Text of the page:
Am I A Boring Investor Or What?!

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Yesterday I was asked by a foreign news publication some questions about my reactions to the current financial problems in the US markets. As I wrote my responses, I thought to myself “this is so boring that there is no way that it will be published”. I have no juicy stories of hoarding gold, selling all my stocks, or fleeing to ultra-safe bonds. Instead, here are my Ambien-like responses:

What have you been doing to protect your assets since last summer (when sub-prime mess hit financial markets)?

Nothing, really. I keep the same general asset allocation and haven’t sold anything. I already have investments in inflation-protected bonds and broad stock index funds, so I am not worried about short-term losses.

To avoid investing losses, in trading, what kind of financial products (like stock/bonds/REIT and so on..) did you sell? and what did you buy instead? How did you change your asset allocation?

I did not change my asset allocation at all, as I still have a long-term investing horizon.

Have you changed your thoughts about investment under current crisis in financial markets?

No. I did consider adding some commodities for additional inflation protection, but I ultimately decided against it.

Have you been negatively or positively impacted by the current financial crisis?

Negatively, I suppose. Besides the drop in my investment portfolio, my house which I bought recently will probably decrease in value over the next year or two.

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  1. Since when does investing need to be exciting? That would sound more like speculation to me. I hope those news people learned something from your good answers.

  2. Yeah, that’s pretty boring! How about this… let’s try some sexy investing, like day trading or hedge funds.

    I always see those guys on TV driving Ferraris and Bentleys, living it up. If they show it on TV it has to be how it is for everyone. So hot!

  3. That is exciting!! You figured out that hysteria doesn’t bring financial prosperity. You genius you. Imagine if the media would preach that gospel how much calmer people would be about the markets.

  4. The fact of the matter is, smart investing is boring. You are doing the right thing. Selling when market is down is stupid and panicky, converting a paper loss into a real loss. Re-balancing or buying even more while the market is ‘on sale’ is the way to go and takes care of a ‘down market’.

    What’s exciting is sensationalized news and market timing, neither of which belong in a retirement portfolio.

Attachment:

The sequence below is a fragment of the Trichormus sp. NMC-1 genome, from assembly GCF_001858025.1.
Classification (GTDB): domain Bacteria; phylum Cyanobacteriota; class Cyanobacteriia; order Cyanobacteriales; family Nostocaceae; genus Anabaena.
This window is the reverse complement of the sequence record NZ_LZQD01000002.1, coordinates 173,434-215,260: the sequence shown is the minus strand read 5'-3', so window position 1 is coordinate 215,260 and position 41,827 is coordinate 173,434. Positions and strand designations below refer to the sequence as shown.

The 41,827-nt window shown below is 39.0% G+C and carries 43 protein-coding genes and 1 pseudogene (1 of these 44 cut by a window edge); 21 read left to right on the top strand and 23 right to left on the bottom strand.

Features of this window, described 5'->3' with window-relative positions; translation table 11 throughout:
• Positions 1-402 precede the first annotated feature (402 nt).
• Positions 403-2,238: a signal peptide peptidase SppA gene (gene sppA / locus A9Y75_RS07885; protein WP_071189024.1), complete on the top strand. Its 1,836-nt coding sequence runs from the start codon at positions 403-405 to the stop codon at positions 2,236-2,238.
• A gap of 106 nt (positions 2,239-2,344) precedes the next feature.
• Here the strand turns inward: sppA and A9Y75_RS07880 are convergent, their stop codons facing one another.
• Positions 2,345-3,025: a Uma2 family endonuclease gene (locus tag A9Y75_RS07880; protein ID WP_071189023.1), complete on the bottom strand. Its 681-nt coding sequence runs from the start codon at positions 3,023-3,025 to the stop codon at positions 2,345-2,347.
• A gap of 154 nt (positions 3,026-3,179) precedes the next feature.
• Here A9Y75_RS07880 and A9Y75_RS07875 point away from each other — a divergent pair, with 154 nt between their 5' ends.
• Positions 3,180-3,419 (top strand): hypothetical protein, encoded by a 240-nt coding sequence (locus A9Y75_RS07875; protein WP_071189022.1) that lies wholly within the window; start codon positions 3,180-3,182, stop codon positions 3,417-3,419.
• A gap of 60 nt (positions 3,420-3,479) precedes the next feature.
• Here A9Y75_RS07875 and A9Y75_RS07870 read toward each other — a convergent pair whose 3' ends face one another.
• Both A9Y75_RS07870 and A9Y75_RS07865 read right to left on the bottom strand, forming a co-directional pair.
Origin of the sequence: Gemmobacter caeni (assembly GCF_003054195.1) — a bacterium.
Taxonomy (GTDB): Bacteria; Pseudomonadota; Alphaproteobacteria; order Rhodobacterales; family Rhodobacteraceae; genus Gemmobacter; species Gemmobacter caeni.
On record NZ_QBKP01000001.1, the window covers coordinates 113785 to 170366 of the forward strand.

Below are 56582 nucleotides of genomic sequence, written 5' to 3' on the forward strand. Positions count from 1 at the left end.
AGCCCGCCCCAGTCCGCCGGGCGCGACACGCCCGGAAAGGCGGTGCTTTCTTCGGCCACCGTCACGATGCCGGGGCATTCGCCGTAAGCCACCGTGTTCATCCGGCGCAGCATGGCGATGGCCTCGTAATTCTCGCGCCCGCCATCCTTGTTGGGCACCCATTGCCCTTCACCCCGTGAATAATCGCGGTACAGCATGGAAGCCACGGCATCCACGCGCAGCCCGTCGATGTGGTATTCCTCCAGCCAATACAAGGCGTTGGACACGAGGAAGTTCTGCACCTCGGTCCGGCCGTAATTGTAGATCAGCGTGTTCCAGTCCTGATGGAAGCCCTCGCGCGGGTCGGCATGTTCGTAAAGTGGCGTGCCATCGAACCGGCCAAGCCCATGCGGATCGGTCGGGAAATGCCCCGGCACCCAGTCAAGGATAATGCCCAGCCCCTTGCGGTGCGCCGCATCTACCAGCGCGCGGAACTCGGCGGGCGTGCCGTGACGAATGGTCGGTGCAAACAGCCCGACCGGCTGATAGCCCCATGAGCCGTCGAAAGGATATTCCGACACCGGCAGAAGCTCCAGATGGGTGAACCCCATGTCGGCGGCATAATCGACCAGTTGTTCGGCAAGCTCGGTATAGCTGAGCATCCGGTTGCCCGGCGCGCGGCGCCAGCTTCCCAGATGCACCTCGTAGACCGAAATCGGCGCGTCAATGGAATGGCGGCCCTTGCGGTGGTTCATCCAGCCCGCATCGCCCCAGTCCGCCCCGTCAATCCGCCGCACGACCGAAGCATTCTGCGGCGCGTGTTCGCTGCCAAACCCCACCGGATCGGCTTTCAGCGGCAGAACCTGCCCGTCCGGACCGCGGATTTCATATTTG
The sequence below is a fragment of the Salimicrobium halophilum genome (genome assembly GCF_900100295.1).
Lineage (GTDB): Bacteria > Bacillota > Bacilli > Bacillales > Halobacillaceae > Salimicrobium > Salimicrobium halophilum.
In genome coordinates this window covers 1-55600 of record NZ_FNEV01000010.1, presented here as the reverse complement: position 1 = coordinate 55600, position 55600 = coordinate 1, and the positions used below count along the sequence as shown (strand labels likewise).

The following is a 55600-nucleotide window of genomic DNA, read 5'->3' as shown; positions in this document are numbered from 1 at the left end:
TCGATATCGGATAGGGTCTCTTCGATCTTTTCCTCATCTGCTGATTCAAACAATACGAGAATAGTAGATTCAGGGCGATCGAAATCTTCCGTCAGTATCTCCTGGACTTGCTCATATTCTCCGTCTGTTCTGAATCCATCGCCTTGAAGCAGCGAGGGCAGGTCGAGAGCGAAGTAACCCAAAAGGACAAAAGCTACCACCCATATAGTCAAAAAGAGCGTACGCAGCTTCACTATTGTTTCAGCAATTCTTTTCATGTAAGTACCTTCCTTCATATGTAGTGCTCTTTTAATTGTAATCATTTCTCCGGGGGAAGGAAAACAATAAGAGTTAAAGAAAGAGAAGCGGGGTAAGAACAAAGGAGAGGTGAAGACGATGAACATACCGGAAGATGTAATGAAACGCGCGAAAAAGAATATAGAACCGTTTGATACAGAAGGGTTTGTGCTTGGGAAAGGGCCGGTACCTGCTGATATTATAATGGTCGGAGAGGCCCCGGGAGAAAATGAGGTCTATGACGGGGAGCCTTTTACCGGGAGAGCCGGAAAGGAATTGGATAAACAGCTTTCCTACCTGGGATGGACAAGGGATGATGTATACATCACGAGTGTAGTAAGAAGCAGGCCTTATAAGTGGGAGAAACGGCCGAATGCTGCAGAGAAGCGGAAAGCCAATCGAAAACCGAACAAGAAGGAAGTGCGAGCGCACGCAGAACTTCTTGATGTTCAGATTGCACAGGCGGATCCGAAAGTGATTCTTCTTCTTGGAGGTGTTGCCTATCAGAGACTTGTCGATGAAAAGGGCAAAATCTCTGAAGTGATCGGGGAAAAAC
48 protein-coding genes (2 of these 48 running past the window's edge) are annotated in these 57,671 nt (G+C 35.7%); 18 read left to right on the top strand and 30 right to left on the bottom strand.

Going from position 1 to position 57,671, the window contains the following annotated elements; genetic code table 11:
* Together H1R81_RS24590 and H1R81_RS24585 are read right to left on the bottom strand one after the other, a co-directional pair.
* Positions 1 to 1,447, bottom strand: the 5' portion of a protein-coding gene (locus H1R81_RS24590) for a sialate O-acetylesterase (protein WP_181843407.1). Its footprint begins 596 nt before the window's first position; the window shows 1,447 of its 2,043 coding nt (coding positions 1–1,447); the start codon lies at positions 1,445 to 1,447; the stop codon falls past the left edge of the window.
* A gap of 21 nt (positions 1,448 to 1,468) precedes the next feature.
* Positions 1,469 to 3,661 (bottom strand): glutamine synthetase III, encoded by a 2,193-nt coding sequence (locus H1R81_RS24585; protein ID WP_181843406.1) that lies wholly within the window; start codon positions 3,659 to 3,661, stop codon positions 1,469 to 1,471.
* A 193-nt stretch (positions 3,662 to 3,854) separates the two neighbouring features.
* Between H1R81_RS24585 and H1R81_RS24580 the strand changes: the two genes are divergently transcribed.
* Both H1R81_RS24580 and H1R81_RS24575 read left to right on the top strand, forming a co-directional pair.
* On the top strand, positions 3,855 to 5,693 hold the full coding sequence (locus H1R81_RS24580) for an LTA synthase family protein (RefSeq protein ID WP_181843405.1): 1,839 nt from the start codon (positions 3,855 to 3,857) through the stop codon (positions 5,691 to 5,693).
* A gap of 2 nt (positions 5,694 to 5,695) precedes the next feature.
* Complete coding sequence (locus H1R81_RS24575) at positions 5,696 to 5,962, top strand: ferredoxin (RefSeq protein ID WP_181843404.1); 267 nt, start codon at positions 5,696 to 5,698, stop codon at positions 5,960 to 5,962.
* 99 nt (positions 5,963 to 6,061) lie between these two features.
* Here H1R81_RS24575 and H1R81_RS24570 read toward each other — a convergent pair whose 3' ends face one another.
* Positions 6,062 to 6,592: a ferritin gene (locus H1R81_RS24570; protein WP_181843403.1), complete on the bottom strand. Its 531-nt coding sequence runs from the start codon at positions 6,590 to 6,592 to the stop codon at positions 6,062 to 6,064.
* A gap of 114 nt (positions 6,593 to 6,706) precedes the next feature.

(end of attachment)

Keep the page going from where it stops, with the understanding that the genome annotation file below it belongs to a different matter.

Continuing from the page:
5. Mickey Blue Eyes says

    ZZZZZZZZZzzzz.. huh? Oh, I’m sorry, I must have dozed off while reading your post. The most exciting part of your post was where you considered buying commodities, but decided against it. Woo! What a rollercoaster ride of financial advice!

    I agree with you though. The reporter will look at your answers and they’ll say, “Sacrebleu! I can’t use this. It’s boring as Merde!” They’re looking for people who lost everything or made out like a bandit by shorting stocks.

  6. You could always suggest and reinforce your buy-and-hold philosophy, citing the reasons why you haven’t moved any assets through the market downturn. Since each question seems to be leveraging on asset movement, expounding on your philosophy with each additional question would get the point across and, in my opinion, be much more interesting.

  7. That’s not boring to me. I would have answered the same.

  8. You could say it was a positive impact, if you haven’t realized any losses and were able to purchase a home at a lower price due to the soft market.

  9. J –
    I take the time to rebalance my portfolio in times like this. I don’t mean reallocate, I just mean sell the high flyers and buy more of the losers.

    Boy, did I make a lot of money on the Gold portion of my portfolio. 🙂

    That’s about as exciting as it gets for the asset allocation investor.


  10. It’s interesting how we share the same attitude regarding the crazy rollercoaster market, the falling dollar, and rising inflation. I considered altering my 401k allocation to include more bond funds, but decided not to.

    In the end, I consider this just another bump in the market, and I have to hope that a long-term “bump” doesn’t happen when I’m ready to retire 🙂

  11. Good for you! Unfortunately, you’re right, no one wants to hear the boring stuff, even if it is the better strategy. So people will continue to not hear this, and continue to panic whenever the market heads south.